A group of attorneys general wants to change Section 230 of the Communications Decency Act. If they succeed, website operators could be held responsible for user comments and posts. The AG coalition says they simply want the same rights as federal prosecutors, but free speech advocates warn that the proposed change could usher in a whole new era of Internet censorship.
What Is Section 230 of the CDA?
One of the most talked-about United States Internet laws is section 230 of the Communications Decency Act. Passed in 1996, and commonly known as the safe harbor provision, section 230 absolves U.S.-based website operators from liability if a third-party posts something illegal on their websites. Most often, section 230 cases deal with intellectual property violations and online defamation.
What Do The Attorneys General Want Changed In Section 230?
Section 230 of the CDA includes an exemption for federal crimes, which allows national prosecutors to bring charges against website operators in certain cases. Essentially, the cabal of AGs simply wants those extant rights extended to the state level by adding the words “ward or state” to the federal exemption provision.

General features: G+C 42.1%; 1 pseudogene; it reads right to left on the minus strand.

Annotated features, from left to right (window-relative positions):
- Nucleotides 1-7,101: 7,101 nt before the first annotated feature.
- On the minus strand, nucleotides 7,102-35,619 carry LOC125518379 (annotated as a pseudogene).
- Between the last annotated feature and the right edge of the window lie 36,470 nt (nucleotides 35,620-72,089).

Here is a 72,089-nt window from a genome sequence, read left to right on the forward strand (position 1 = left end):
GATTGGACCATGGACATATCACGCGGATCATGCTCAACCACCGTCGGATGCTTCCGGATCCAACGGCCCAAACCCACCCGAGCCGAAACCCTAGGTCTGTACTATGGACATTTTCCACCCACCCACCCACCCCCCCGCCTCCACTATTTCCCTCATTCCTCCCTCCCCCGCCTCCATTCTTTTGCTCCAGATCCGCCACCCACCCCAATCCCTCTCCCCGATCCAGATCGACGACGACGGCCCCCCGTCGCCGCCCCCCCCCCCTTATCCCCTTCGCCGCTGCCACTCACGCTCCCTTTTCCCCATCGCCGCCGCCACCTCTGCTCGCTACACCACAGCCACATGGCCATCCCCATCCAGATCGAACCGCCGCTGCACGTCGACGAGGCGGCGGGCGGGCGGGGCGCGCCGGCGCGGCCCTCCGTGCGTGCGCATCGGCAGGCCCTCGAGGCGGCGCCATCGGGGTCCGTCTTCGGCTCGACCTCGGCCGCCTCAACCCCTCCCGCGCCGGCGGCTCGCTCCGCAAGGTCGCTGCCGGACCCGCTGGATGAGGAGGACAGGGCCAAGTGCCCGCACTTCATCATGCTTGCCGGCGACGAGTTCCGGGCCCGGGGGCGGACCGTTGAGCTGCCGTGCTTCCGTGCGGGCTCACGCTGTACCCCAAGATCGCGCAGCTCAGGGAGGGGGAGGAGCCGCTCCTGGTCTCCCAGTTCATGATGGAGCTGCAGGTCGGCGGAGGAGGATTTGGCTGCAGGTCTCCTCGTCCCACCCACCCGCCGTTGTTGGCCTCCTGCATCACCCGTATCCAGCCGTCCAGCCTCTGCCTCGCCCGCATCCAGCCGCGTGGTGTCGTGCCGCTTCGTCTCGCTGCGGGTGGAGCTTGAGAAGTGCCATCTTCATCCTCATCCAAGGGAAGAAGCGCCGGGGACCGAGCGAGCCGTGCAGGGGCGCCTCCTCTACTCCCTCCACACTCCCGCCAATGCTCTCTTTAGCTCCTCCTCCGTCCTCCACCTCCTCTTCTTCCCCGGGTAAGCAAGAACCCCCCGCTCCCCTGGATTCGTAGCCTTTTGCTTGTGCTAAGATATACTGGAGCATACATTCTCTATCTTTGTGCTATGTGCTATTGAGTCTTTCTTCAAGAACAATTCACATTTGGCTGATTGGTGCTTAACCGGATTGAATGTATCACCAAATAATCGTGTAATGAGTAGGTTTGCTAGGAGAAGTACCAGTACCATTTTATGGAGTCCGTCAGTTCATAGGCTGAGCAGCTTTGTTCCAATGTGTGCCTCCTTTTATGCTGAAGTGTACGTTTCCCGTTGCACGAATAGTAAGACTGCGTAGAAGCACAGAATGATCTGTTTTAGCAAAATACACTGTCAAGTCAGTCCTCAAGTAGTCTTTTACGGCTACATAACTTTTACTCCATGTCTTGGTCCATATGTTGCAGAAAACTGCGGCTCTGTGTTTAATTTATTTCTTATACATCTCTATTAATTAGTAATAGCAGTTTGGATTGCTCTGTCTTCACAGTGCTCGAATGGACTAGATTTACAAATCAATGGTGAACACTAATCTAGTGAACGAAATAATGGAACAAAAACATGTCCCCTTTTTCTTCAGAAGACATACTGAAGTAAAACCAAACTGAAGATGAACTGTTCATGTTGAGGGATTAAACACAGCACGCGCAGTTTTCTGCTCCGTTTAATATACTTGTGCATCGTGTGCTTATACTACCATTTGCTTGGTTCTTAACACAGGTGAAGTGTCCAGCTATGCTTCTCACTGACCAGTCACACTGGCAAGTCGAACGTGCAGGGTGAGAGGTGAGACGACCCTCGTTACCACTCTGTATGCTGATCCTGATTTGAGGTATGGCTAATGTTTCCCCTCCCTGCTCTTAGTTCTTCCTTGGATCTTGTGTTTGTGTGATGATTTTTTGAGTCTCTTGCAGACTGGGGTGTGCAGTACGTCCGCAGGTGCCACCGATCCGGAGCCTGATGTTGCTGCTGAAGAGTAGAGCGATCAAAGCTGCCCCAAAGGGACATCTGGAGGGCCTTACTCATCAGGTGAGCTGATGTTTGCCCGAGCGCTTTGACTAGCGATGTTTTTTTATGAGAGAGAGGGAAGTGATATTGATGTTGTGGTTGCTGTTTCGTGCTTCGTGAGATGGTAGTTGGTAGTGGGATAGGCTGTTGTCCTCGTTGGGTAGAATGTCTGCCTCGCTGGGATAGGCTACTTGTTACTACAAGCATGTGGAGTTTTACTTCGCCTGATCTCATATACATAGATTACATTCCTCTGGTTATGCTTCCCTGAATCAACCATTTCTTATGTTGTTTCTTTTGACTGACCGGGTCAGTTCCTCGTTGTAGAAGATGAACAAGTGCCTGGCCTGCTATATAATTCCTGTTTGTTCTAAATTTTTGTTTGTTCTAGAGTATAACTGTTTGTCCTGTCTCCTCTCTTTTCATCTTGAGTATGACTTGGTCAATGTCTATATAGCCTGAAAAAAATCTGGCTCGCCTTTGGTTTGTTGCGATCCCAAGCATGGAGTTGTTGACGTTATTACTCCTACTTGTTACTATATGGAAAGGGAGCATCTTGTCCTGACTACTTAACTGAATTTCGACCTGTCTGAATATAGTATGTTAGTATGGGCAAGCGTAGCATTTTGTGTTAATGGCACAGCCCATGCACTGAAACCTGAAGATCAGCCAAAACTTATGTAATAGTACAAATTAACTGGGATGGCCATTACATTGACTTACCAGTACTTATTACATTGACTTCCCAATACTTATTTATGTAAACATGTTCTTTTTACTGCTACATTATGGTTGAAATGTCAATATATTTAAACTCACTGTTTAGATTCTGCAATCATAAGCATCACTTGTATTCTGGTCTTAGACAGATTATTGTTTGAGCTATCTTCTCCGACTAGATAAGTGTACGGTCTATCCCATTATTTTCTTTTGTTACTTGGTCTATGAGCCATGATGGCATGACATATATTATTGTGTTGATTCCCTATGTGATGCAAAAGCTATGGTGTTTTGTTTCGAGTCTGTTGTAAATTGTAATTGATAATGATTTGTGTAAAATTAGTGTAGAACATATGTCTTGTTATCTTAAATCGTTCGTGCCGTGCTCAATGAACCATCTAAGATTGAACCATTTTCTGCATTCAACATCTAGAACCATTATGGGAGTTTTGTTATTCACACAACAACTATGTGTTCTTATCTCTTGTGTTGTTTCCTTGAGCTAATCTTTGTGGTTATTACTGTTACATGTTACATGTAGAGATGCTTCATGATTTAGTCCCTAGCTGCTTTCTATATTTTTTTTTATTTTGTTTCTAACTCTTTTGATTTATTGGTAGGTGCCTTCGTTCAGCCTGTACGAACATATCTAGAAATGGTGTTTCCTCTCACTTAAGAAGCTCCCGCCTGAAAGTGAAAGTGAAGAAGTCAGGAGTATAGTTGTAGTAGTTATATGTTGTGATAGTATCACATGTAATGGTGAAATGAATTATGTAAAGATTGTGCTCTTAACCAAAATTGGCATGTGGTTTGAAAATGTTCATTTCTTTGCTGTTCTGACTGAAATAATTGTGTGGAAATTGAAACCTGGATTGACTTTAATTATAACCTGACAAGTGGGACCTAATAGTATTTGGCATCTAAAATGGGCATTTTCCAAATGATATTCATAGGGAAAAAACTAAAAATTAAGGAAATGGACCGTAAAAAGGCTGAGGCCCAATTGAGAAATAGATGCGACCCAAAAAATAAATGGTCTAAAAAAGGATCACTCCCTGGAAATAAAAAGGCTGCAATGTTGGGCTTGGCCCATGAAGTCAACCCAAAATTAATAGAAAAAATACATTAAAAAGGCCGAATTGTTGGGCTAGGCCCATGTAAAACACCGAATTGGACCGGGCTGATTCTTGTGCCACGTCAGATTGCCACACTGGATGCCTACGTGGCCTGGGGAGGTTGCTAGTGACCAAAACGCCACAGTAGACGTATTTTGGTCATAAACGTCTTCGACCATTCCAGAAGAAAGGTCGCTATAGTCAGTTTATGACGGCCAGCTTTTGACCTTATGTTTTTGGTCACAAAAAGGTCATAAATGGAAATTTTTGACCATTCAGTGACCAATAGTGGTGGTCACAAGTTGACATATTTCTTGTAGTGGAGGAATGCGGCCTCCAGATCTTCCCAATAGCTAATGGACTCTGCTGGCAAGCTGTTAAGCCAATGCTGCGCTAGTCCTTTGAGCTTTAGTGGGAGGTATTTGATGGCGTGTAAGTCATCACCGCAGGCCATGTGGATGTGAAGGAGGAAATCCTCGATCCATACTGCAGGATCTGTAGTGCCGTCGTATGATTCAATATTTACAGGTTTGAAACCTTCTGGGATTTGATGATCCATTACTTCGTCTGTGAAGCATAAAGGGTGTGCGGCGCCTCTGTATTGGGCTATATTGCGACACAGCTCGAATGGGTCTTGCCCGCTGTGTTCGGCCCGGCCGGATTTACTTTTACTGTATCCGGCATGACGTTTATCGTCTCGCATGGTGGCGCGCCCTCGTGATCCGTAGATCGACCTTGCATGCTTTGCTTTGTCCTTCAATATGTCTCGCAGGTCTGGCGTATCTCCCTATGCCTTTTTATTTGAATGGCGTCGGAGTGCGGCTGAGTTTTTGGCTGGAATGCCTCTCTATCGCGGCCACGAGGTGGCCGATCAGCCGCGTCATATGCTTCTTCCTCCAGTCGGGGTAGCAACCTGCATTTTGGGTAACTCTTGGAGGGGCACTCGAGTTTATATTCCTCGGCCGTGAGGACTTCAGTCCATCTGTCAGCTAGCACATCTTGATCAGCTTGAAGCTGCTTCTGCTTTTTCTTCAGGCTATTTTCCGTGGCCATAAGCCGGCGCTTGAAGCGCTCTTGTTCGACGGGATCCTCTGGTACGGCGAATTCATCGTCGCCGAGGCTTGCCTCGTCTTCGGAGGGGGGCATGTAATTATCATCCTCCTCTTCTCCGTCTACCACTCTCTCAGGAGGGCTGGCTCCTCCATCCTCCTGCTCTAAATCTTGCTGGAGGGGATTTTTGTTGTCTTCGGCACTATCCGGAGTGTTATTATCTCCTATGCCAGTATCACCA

Drug sales, child pornography and piracy, so the attorneys general argue, are the real issue at hand, arguing section 230 gives bad guys “immunity” from prosecution.
Why Is There Opposition To The AG’s Proposal?
Free speech is a pillar of American law. We take our right to voice our opinions seriously. So it should come as no surprise that a group of high-profile legal scholars, associations and companies wrote a letter voicing their displeasure with the AG’s plans for section 230. In the missive, opponents opined “Section 230 has enabled investment in countless revolutionary services that are responsible for a fifth of U.S. economi